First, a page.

Monday, June 20, 2016

Isn't there some kind of "Constitutional thingie" that applies here?

Dems abandon 'innocent until proven guilty' to push gun ban | Washington Examiner:
People whose names appear on a federal terror watch list or no-fly list shouldn't be presumed "innocent until proven guilty" for purposes of buying a firearm, according to Democratic lawmakers. "I don't think that innocent until proven guilty is the standard that applies here," Rep. Alan Grayson, D-Fla., told the Washington Examiner. "We're talking about owning a gun, not being convicted of a crime."


There are a lot (perhaps too many) of "WatchLists" in America today:
  • No Fly Watchlist
  • Terrorist Watchlist
  • No Gun Watchlist 
  • Inane Watchlist

Well, that last perhaps is not presumed by  Representative Alan Grayson. ... who urges his colleagues to Ban Assault Weapons.

He must understand that clerical errors can occur in the compilation of any list of names

"Watchlists" are commonly accepted to have been composed willy-nilly by

  1. People who are not required to justify their selections;
  2. .... and who do are not required to document the reasons for their selections;
  3. and the residents of these watchlists have not necessarily been allowed to contest their membership on said watchlists in a court of law.
There is a presumption of innocence in English Law, and Grayson is saying that if a prospective firearm purchaser is on one of these watchlists, he/she should NOT be permitted to purchase a firearm.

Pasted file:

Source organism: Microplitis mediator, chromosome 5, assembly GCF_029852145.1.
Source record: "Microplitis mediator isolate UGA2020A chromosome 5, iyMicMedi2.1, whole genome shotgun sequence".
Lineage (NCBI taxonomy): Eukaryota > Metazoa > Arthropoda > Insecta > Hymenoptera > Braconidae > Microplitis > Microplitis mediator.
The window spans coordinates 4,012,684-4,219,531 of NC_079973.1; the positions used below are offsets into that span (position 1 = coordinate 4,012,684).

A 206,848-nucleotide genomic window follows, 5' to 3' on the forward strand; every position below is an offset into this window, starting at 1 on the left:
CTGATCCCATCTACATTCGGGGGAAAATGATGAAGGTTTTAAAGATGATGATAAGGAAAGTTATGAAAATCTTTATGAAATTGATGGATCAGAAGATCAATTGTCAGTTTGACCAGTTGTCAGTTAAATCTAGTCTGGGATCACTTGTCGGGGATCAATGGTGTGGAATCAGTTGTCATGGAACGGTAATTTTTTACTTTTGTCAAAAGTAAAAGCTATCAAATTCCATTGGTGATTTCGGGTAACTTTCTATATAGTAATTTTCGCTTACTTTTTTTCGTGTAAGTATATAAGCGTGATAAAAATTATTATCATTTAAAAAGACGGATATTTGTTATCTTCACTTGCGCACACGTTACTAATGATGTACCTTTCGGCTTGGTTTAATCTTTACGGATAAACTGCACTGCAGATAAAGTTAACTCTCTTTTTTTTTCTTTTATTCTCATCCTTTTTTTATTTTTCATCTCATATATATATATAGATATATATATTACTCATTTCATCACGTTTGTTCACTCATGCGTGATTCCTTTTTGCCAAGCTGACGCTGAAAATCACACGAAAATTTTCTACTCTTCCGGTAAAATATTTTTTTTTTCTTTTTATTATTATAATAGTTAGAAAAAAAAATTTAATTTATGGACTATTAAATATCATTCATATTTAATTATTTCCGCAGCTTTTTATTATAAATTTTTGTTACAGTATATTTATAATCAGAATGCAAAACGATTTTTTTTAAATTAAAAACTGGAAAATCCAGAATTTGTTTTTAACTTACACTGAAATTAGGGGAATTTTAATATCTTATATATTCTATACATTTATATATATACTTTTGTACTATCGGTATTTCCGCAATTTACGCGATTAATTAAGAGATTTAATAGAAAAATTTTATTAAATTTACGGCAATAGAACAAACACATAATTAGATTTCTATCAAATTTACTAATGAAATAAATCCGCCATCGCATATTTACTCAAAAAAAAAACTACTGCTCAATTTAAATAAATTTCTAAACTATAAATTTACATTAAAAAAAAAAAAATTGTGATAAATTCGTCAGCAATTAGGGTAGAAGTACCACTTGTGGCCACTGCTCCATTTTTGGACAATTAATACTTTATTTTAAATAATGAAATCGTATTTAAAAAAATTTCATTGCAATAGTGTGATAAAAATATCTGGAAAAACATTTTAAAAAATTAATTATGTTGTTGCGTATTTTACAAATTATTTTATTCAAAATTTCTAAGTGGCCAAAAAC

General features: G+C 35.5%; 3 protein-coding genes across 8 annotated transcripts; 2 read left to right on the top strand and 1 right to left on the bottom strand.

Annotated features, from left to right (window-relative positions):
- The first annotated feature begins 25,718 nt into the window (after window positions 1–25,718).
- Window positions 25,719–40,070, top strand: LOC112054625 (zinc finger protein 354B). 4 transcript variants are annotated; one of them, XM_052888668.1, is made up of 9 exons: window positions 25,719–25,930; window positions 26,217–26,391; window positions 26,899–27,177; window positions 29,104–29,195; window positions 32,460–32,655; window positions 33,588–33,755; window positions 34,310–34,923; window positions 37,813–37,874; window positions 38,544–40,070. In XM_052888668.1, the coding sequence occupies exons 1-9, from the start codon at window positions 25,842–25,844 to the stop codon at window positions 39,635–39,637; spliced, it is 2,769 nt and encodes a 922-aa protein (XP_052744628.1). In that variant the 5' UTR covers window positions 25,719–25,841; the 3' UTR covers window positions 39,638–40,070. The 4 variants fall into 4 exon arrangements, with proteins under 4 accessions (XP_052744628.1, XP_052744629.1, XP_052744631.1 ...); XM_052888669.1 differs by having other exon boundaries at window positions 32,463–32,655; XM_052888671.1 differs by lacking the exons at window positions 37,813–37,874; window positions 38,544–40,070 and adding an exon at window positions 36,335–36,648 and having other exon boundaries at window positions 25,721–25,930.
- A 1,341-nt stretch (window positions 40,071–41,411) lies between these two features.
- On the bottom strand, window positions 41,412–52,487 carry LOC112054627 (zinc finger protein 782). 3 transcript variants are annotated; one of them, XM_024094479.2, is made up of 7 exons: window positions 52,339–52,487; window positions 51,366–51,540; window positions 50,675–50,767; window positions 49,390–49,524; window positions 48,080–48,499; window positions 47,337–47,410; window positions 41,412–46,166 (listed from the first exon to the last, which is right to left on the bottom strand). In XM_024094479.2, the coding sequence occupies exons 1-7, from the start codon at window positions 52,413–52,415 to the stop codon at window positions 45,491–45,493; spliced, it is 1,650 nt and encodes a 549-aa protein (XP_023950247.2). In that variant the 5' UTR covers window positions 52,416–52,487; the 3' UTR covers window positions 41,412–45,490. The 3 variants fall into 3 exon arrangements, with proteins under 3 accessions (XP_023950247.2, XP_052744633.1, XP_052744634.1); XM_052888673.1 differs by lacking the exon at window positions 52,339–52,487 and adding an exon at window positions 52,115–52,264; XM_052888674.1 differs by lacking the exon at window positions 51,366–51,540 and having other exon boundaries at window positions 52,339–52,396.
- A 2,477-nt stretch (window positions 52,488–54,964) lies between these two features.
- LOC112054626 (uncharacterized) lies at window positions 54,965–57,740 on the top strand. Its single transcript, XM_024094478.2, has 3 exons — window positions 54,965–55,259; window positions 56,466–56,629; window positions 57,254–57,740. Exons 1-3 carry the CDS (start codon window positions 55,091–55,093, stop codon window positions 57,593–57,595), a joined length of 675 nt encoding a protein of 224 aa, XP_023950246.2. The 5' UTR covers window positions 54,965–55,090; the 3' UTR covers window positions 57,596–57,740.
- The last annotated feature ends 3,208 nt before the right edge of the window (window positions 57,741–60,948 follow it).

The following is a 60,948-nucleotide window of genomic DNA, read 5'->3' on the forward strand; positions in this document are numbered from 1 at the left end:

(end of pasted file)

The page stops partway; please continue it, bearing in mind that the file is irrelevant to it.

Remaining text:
Rather, Grayson supposes that a person whose name appears on a 'watchlist' should not be allowed to purchase a firearm.


The problems are:

  • There is no way to find out if your name is on the on The List, until you try to (for example) buy a gun;
  • There is no way to appeal the appearance of your name on The List;
  • Nobody knows just how 'specific' the identification of individuals is; does it include your social security number, or other identifying information?
For Grayson (et al) to presuppose that simply because your name is on an 'anonymous watchlist' for a good reason is to suppose that everyone's name is ultimately unique; more than that, it presupposes that the anonymous agency which composed the watchlist is perfect in its accuracy.

A better solution would be to be more public in the reasons why people appear on the list; to provide a process by which your name might be removed (or at least be more specific); and/or to be more public in announcing the contents of the list.

Certainly, when we are presented with a list of names without individual identifiers, it performs no public service if it is not extremely careful that it might inadvertently include individuals whose civil rights have not otherwise been otherwise abrogated by trial in a civil court.

To do less is to undermine the rights of honest citizens.

Surely, Representative Grayson did not intend this sort of mischief.

1 comment:

Anonymous said...

When you want to ban personal ownership of firearms, the ends justify the means.